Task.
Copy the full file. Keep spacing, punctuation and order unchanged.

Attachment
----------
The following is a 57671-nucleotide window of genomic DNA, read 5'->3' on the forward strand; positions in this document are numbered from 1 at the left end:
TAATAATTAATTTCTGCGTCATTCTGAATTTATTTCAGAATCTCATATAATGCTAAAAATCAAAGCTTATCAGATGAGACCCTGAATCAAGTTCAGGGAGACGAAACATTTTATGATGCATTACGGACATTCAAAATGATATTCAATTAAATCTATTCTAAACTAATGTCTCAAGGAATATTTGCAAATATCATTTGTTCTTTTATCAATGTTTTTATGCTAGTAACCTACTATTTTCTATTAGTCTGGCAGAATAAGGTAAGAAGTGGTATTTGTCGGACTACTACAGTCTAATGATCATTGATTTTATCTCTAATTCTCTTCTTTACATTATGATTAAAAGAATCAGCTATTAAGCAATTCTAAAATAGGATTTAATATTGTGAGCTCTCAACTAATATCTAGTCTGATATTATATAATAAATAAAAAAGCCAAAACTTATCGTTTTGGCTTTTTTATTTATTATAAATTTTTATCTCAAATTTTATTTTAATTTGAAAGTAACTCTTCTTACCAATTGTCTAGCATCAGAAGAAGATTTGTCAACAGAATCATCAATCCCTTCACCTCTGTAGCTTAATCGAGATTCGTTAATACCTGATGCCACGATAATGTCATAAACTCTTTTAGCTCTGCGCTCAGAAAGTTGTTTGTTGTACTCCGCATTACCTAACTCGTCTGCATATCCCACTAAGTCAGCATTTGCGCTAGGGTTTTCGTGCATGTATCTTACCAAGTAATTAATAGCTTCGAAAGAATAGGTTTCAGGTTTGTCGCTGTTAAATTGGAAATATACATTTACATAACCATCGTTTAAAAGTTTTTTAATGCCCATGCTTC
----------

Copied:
The following is a 57671-nucleotide window of genomic DNA, read 5'->3' on the forward strand; positions in this document are numbered from 1 at the left end:
TAATAATTAATTTCTGCGTCATTCTGAATTTATTTCAGAATCTCATATAATGCTAAAAATCAAAGCTTATCAGATGAGACCCTGAATCAAGTTCAGGGAGACGAAACATTTTATGATGCATTACGGACATTCAAAATGATATTCAATTAAATCTATTCTAAACTAATGTCTCAAGGAATATTTGCAAATATCATTTGTTCTTTTATCAATGTTTTTATGCTAGTAACCTACTATTTTCTATTAGTCTGGCAGAATAAGGTAAGAAGTGGTATTTGTCGGACTACTACAGTCTAATGATCATTGATTTTATCTCTAATTCTCTTCTTTACATTATGATTAAAAGAATCAGCTATTAAGCAATTCTAAAATAGGATTTAATATTGTGAGCTCTCAACTAATATCTAGTCTGATATTATATAATAAATAAAAAAGCCAAAACTTATCGTTTTGGCTTTTTTATTTATTATAAATTTTTATCTCAAATTTTATTTTAATTTGAAAGTAACTCTTCTTACCAATTGTCTAGCATCAGAAGAAGATTTGTCAACAGAATCATCAATCCCTTCACCTCTGTAGCTTAATCGAGATTCGTTAATACCTGATGCCACGATAATGTCATAAACTCTTTTAGCTCTGCGCTCAGAAAGTTGTTTGTTGTACTCCGCATTACCTAACTCGTCTGCATATCCCACTAAGTCAGCATTTGCGCTAGGGTTTTCGTGCATGTATCTTACCAAGTAATTAATAGCTTCGAAAGAATAGGTTTCAGGTTTGTCGCTGTTAAATTGGAAATATACATTTACATAACCATCGTTTAAAAGTTTTTTAATGCCCATGCTTC